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To compare if two strings are the same in java I can invoke string1.equals(string2)

How does this method call work? how does it know to use string1 and string 2. If the method takes only one input

public boolean equals(Object anObject) {
 1014           if (this == anObject) {
 1015               return true;
 1016           }
 1017           if (anObject instanceof String) {
 1018               String anotherString = (String)anObject;
 1019               int n = count;
 1020               if (n == anotherString.count) {
 1021                   char v1[] = value;
 1022                   char v2[] = anotherString.value;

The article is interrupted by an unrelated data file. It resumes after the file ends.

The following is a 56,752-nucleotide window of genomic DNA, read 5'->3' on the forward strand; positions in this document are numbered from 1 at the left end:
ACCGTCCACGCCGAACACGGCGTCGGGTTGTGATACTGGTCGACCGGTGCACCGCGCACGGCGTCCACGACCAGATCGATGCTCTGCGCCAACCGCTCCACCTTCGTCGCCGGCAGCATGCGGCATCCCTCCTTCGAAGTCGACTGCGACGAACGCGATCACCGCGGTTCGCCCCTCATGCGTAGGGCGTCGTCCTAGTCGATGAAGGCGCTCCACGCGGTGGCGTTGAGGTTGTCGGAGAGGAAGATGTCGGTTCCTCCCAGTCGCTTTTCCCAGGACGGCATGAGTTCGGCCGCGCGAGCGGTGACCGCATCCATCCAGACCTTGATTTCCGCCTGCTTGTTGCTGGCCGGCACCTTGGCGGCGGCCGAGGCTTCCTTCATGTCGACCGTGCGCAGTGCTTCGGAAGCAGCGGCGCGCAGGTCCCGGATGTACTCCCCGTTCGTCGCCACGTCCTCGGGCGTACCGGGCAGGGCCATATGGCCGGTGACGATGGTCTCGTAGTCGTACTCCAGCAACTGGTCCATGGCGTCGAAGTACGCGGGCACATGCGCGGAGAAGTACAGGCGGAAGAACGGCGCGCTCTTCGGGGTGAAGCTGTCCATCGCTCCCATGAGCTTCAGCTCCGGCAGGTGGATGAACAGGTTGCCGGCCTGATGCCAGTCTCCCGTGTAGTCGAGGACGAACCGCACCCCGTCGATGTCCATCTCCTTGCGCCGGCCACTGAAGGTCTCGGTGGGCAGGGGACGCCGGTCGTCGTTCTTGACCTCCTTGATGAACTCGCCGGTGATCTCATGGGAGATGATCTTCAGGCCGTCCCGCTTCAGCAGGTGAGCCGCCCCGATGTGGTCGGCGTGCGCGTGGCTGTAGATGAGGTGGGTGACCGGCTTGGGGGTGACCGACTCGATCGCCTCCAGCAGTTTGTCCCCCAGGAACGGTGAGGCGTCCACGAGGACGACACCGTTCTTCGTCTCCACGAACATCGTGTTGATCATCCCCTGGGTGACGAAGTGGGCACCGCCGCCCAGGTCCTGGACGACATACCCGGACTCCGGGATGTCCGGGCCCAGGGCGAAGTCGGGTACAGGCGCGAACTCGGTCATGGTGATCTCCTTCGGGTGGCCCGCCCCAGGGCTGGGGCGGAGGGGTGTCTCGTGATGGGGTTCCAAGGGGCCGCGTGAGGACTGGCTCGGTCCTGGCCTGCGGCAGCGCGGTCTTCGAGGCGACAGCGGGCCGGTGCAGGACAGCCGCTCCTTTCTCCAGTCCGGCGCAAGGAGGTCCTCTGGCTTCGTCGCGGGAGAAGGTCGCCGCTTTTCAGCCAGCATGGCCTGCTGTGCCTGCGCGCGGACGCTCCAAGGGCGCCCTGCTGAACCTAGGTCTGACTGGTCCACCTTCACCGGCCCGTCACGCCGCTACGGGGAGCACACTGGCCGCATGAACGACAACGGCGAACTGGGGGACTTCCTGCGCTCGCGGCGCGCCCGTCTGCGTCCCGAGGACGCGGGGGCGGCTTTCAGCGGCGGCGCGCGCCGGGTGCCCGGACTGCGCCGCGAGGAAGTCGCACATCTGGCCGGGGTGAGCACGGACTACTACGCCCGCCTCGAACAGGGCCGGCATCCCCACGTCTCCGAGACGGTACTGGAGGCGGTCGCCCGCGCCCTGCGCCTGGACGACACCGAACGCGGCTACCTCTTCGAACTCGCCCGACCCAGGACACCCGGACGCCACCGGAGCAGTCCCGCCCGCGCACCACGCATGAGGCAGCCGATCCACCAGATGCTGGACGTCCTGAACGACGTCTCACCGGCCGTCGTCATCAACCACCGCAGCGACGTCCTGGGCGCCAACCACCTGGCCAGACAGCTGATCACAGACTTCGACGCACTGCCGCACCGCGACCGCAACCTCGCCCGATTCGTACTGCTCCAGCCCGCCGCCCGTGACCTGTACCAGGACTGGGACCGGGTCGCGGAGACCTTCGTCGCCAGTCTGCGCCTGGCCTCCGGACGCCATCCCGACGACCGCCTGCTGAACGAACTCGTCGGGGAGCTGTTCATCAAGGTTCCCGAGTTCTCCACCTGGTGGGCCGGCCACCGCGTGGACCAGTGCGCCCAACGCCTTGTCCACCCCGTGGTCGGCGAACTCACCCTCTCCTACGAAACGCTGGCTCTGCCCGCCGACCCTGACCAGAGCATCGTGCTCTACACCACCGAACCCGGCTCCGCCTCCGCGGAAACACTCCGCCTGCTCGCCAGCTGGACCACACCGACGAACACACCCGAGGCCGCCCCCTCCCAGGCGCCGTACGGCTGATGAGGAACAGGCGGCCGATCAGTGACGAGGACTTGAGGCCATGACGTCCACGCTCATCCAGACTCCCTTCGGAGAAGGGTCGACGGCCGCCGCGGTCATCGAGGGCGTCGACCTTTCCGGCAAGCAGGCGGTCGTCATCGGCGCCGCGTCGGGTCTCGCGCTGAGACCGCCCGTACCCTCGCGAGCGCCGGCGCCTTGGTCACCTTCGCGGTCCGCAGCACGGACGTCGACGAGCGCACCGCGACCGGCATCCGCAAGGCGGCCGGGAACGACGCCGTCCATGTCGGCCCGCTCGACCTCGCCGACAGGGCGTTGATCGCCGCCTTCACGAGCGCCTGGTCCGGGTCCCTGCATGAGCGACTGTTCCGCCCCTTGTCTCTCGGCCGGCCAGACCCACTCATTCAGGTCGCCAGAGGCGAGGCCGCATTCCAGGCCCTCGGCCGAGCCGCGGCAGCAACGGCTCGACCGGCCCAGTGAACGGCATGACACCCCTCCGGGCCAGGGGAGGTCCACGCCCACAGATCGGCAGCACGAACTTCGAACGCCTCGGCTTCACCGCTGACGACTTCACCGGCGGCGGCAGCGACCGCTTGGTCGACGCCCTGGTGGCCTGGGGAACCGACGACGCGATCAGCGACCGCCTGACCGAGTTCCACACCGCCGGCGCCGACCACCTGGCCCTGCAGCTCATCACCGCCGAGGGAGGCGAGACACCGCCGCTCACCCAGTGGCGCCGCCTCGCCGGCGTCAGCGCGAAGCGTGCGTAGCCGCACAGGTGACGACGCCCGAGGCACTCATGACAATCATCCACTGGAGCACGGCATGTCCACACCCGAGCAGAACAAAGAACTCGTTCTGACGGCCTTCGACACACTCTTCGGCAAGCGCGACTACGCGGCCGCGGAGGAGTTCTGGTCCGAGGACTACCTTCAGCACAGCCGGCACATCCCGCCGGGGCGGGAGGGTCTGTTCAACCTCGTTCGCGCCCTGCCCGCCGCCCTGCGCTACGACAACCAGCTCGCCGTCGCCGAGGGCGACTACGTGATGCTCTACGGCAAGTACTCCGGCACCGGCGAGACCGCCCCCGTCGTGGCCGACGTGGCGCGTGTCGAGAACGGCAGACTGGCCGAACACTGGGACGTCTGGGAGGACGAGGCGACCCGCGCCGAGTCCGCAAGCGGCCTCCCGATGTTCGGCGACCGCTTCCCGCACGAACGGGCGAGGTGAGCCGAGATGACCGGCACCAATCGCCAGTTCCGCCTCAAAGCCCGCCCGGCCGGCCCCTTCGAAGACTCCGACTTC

1023                   int i = offset;
 1024                   int j = anotherString.offset;
 1025                   while (n-- != 0) {
 1026                       if (v1[i++] != v2[j++])
 1027                           return false;
 1028                   }
 1029                   return true;
 1030               }
 1031           }
 1032           return false;
 1033       }
  • String1, will have its own private final char value[ ], where it uses that to compare the given string char by char – Sabareesh Muralidharan Jun 30 at 14:32
  • A method belongs to an object. equals compares its operand with the object it belongs to. Every non-static method can access the object it belongs to. – RealSkeptic Jun 30 at 14:33
  • The same way any instance method knows the instance it's being called one. The magic word is this – jhamon Jun 30 at 14:35
  • BTW, where did you get that source? It's obsolete since JDK 6. – RealSkeptic Jun 30 at 14:36
  • so the operand is string2 and the object it belongs to is string1 in this case? could you specify where in the method itself string1 and string2 are being referred to? – ilovemathexchange Jun 30 at 14:37

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